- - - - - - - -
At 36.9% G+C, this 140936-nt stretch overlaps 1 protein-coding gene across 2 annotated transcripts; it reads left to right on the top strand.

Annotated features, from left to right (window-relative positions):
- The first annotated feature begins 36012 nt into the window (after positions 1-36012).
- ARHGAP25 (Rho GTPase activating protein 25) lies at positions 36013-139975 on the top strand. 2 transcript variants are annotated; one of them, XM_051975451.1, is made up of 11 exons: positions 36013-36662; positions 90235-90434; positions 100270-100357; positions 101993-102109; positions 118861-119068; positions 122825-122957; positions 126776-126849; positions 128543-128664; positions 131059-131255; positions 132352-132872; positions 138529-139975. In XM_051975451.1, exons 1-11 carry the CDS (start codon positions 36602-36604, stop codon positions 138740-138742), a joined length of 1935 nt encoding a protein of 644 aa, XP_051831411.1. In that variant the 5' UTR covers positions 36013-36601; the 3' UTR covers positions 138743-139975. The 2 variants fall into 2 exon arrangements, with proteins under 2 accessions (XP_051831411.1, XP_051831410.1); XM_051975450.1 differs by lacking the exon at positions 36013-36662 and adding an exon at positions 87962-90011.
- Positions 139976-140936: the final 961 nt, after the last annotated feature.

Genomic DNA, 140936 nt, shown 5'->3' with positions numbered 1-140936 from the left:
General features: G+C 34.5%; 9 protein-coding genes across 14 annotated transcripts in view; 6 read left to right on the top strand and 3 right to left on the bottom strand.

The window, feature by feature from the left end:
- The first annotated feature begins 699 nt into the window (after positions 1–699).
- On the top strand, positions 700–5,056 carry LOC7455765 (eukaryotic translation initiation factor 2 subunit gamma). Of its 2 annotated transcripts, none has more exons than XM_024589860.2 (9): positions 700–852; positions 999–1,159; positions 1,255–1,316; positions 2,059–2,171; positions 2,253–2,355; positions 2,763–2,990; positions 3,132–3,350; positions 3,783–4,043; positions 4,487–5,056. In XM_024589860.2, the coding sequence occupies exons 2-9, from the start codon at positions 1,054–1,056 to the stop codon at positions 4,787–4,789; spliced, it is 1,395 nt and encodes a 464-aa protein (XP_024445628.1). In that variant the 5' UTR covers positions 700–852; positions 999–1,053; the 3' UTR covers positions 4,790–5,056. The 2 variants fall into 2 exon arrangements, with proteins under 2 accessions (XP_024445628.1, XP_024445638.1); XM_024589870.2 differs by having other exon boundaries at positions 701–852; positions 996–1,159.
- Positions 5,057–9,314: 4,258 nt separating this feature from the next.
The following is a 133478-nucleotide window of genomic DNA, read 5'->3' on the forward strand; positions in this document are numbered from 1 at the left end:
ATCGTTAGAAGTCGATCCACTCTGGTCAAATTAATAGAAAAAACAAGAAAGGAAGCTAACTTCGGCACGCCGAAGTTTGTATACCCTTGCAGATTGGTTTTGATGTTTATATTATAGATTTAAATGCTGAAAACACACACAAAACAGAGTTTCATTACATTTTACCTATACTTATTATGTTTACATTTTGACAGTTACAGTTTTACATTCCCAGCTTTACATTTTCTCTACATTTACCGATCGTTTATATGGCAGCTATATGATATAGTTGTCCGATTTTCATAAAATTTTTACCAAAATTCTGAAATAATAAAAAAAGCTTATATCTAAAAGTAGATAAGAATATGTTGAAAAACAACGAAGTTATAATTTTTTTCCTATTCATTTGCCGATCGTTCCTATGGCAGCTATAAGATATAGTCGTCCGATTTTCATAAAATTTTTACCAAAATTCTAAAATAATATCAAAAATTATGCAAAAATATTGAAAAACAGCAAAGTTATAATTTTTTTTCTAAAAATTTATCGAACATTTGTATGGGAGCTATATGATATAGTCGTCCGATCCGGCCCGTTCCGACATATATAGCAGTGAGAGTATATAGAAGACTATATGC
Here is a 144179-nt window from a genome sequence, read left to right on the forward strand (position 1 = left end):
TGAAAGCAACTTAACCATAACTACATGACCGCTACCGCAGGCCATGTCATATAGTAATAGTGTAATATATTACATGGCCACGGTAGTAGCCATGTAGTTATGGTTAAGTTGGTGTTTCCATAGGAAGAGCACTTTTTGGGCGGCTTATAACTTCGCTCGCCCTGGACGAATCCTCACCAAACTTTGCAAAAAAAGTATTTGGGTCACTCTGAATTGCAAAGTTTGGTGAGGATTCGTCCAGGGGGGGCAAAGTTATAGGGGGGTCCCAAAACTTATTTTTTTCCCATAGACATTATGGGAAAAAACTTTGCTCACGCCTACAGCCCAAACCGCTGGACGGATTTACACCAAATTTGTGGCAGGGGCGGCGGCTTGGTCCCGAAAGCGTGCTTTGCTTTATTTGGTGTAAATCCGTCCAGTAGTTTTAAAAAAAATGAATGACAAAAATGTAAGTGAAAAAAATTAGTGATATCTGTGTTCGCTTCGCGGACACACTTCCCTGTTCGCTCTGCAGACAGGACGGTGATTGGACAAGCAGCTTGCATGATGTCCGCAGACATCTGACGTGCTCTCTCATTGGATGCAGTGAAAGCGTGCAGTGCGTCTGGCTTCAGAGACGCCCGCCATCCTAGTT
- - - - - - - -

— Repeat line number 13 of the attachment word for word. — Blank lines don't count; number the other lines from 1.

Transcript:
ATCGTTAGAAGTCGATCCACTCTGGTCAAATTAATAGAAAAAACAAGAAAGGAAGCTAACTTCGGCACGCCGAAGTTTGTATACCCTTGCAGATTGGTTTTGATGTTTATATTATAGATTTAAATGCTGAAAACACACACAAAACAGAGTTTCATTACATTTTACCTATACTTATTATGTTTACATTTTGACAGTTACAGTTTTACATTCCCAGCTTTACATTTTCTCTACATTTACCGATCGTTTATATGGCAGCTATATGATATAGTTGTCCGATTTTCATAAAATTTTTACCAAAATTCTGAAATAATAAAAAAAGCTTATATCTAAAAGTAGATAAGAATATGTTGAAAAACAACGAAGTTATAATTTTTTTCCTATTCATTTGCCGATCGTTCCTATGGCAGCTATAAGATATAGTCGTCCGATTTTCATAAAATTTTTACCAAAATTCTAAAATAATATCAAAAATTATGCAAAAATATTGAAAAACAGCAAAGTTATAATTTTTTTTCTAAAAATTTATCGAACATTTGTATGGGAGCTATATGATATAGTCGTCCGATCCGGCCCGTTCCGACATATATAGCAGTGAGAGTATATAGAAGACTATATGC